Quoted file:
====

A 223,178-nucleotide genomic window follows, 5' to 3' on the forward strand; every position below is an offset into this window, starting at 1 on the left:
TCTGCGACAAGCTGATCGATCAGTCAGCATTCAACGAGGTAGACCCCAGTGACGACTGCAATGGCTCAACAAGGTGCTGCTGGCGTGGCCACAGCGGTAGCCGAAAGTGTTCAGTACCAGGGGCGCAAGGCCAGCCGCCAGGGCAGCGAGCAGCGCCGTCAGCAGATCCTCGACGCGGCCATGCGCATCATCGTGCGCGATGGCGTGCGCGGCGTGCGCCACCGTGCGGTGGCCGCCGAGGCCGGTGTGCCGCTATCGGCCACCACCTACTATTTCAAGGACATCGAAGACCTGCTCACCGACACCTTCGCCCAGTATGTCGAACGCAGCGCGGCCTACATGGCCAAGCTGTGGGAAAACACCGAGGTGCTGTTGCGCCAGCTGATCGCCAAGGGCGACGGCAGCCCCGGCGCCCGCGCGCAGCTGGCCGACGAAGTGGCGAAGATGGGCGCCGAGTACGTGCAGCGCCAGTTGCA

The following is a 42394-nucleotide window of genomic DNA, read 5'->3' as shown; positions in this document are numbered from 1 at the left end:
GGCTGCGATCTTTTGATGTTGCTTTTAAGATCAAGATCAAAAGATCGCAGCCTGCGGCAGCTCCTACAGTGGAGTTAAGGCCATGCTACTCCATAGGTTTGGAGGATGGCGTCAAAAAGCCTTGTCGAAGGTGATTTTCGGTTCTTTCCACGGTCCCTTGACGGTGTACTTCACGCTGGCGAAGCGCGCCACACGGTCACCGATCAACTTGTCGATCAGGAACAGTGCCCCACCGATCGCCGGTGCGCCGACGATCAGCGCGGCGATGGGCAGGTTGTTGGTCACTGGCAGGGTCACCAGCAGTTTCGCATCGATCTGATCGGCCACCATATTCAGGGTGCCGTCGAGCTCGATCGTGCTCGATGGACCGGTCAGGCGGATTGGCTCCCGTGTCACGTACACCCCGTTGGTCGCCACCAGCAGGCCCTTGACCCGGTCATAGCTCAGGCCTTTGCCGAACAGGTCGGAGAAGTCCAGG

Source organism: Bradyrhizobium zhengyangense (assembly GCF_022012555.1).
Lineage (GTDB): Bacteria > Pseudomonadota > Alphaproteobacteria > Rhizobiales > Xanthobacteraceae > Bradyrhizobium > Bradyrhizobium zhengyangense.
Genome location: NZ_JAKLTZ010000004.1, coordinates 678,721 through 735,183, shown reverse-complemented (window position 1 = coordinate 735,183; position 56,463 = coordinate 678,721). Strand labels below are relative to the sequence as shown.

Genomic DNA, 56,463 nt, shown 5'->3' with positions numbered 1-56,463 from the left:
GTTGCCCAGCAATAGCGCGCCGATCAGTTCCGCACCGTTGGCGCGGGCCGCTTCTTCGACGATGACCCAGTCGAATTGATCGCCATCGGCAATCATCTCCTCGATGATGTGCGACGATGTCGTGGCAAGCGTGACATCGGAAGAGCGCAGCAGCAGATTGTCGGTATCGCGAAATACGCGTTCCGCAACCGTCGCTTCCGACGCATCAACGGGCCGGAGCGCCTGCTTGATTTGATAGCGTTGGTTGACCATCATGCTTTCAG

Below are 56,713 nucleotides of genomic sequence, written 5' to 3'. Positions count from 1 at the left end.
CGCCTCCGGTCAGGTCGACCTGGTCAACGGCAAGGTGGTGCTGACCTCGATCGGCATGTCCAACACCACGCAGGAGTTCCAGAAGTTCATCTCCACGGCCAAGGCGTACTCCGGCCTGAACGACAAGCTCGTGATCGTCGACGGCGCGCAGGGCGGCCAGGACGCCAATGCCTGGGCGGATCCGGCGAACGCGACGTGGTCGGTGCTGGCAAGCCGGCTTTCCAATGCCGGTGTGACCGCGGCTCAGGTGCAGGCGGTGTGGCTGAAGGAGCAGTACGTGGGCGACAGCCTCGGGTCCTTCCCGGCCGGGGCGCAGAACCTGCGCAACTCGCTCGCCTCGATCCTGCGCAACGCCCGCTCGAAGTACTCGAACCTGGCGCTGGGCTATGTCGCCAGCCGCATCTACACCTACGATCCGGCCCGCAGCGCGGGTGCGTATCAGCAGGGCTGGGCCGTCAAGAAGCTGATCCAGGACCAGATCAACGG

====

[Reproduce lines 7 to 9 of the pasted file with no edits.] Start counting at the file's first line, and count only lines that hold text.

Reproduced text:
Genome location: NZ_JAKLTZ010000004.1, coordinates 678,721 through 735,183, shown reverse-complemented (window position 1 = coordinate 735,183; position 56,463 = coordinate 678,721). Strand labels below are relative to the sequence as shown.

Genomic DNA, 56,463 nt, shown 5'->3' with positions numbered 1-56,463 from the left:
GTTGCCCAGCAATAGCGCGCCGATCAGTTCCGCACCGTTGGCGCGGGCCGCTTCTTCGACGATGACCCAGTCGAATTGATCGCCATCGGCAATCATCTCCTCGATGATGTGCGACGATGTCGTGGCAAGCGTGACATCGGAAGAGCGCAGCAGCAGATTGTCGGTATCGCGAAATACGCGTTCCGCAACCGTCGCTTCCGACGCATCAACGGGCCGGAGCGCCTGCTTGATTTGATAGCGTTGGTTGACCATCATGCTTTCAG